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  1. Ok I’m really confused with this article. Previously, you mentioned that the consumption of meat(and certain refined grains) nets a more acidic body pH but here you’re saying that it makes the colon more basic, probably due to the ammonia produced. Is the production of ammonia overshooting the pH? You also mentioned previously that an acidic environment in the kidneys would result in more free radical damage but is this not the case for the colon? Can someone clarify this for me?

    1. The sentence about “putrefactive bacteria” is a discriminator and not a follow. IOW, putrefactive bacteria is not as desirable as “fiber eating bacteria”. Putrefactive bacteria and meat might increase stool pH whilst fiber eating bacteria and plants might lower stool pH.

    2. Thanks for your comment Dasaniyum,

      According to this review, the pH of our body is very tightly regulated, pH being variable in different parts of the body (see image attached) https://uploads.disquscdn.com/images/8d06b0b39d134504a9a501e6554f29a562d9073ab3c40b2892decfcc980b14b7.png

      Yes, that the meat effect on colonic pH is indeed correct, according to this publication.

      I tried to find an answer for your question regarding the free radical damage was, but it was only related to acid load on kidneys (see here) … one could assume similar effects on colon, however, it has to be confirmed and I was not successful, it is possible low pH in colon is necessary and ideal or the body has appropriate mechanisms to cope already built in but I am not the expert on this topic so just speculating.

      Hopefully someone else may answer it better.

  2. Dr Greger, you mention sauerkraut in the article in a way that implies that it’s natural fermentation is good. But in discussing it directly in a post video you showed that it poses a higher risk for prostate cancer (and maybe others. I can’t remember). Did I miss something or should sauerkraut still be avoided? Could you clarify this point please.

    Thanks,
    Mark G

    1. Hi Mark, are you referring to the video here:http://nutritionfacts.org/video/carcinogenic-putrescine/ that refers to foods that produce putrescine? If so, the video shows that of the foods shown only the canned fish- sardines and especially tuna are the ones that have putrescine to the point that one should be worried. Fermented foods are very good for providing probiotic bacteria creating a healthy gut environment. If there is another video or blog post you are referring to it would be good to provide the link so we can comment directly. Thanks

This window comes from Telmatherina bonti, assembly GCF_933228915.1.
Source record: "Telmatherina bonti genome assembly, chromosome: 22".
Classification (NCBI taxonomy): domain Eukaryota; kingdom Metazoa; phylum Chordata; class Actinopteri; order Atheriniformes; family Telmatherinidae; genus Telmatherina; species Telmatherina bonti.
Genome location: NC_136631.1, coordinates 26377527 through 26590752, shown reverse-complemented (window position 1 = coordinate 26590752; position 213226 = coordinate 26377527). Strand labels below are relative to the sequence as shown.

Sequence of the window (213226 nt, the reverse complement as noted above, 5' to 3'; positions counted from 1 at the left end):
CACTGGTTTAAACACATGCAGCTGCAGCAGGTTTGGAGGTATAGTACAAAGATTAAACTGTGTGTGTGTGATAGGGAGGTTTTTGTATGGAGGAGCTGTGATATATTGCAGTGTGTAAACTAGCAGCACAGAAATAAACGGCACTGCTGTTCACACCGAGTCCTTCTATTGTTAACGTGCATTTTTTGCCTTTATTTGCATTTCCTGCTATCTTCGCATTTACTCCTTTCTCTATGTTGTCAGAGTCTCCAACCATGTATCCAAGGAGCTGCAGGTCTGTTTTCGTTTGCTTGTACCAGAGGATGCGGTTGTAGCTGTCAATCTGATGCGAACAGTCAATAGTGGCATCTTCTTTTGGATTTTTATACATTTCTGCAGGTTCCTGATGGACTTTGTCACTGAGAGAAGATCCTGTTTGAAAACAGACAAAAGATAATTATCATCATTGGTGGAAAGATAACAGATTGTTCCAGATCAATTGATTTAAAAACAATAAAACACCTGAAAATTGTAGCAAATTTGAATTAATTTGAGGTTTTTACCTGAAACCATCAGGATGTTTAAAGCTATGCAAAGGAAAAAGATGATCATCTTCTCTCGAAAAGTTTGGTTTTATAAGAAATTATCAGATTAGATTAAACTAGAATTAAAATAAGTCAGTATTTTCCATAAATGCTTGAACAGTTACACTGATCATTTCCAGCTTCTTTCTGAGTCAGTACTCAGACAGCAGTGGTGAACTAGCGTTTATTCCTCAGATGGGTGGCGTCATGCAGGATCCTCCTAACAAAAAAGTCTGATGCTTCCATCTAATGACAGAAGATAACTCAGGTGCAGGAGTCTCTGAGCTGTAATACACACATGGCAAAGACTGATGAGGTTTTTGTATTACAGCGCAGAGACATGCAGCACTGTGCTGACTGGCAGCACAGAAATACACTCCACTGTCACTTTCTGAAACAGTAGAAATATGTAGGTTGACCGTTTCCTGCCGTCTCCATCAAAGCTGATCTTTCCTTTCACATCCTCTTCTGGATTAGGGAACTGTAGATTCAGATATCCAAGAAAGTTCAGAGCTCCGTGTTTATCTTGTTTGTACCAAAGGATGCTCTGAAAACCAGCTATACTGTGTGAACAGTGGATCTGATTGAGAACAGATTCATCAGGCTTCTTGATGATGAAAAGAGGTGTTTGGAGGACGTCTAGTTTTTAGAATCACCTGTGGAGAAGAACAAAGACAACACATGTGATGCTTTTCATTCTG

1. Hi docbeccy. Thanks for the note. The video you cite isn’t the one I was thinking of. I think it was about just sauerkraut or sauerkraut and kimchi. There is one with the same message but the food in question is just kimchi and it even says there was no evidence of benefit or risk for sauerkraut. But it also says kimchi is harmful. I just looked but cannot find the video for sauerkraut. So maybe I’m remembering the kimchi one being about sauerkraut. That’s possible but I don’t think so because I just watched it less then two months ago. And I never eat kimchi, so I wouldn’t have reason to confuse them. Still, it’s possible I remembered it wrong.

  3. Good stuff.
    I’m a vegan and have been for 11 years. But, I’d like a couple articles in the future:

    1) How not to die as a vegan. What you need to make sure you’re getting to stay healthy.

    2) Are processed Vegan foods acceptable for your diet? (I eat lots of fake meats like tofurkey, vegan burgers etc. I’m heavier than I should be and I suspect is due to the gluten in these products, but they are convienient.)

    3) Is too much tofu or soy based product dangerous? I eat a lot of tofu and ended up with hypothoroidism. Coindidence? Hard to know. But I would like your thoughts on tofu, pros and cons.

    Love the book.

    1. Thanks for your comment Eric,

      1) The Daily Dozen in the How Not To Die book is a wonderful and complete guide how to stay health, were you referring to anything in specific? If so, could you give an example?

      2) The ideal diet is that one that is rich in whole food plant based diets, minimally processed and avoids animal foods. Under this concept, whether a processed food is vegan or not, one has to be aware of nutritional labels. Things to watch out for in the examples you gave: salt, total fat and saturated fat content – they are often too high. I truly believe that you should be eating whole plant foods most of the time.

      Regarding the gluten, worth watching:
      Gluten-Free Diets: Separating the Wheat from the Chat

      3) Dr Greger recently uploaded a video on Who Shouldn’t Eat Soy?.

      Dr Greger has also got an excellent summary on soy (see here), it will tell everything you need to know on soy and you can click each link attached to further know about the subject.

      On the other hand, the main pro and cons of soy are to do with phytoestrogens in them, to which there is also a good review.

      Hope this answer helps.

    2. All the fake meats I find in the supermarket have added oils in them and that is harmful (Dr. McDougall says added oils are one of the two outright toxins in the standard American diet.) The added oils will make you heavier as well as sicker.

      As an alternative to fake meats, I sometimes use a thick homemade lentil soup as a spread on bread. Choice of lentil type will affect the texture.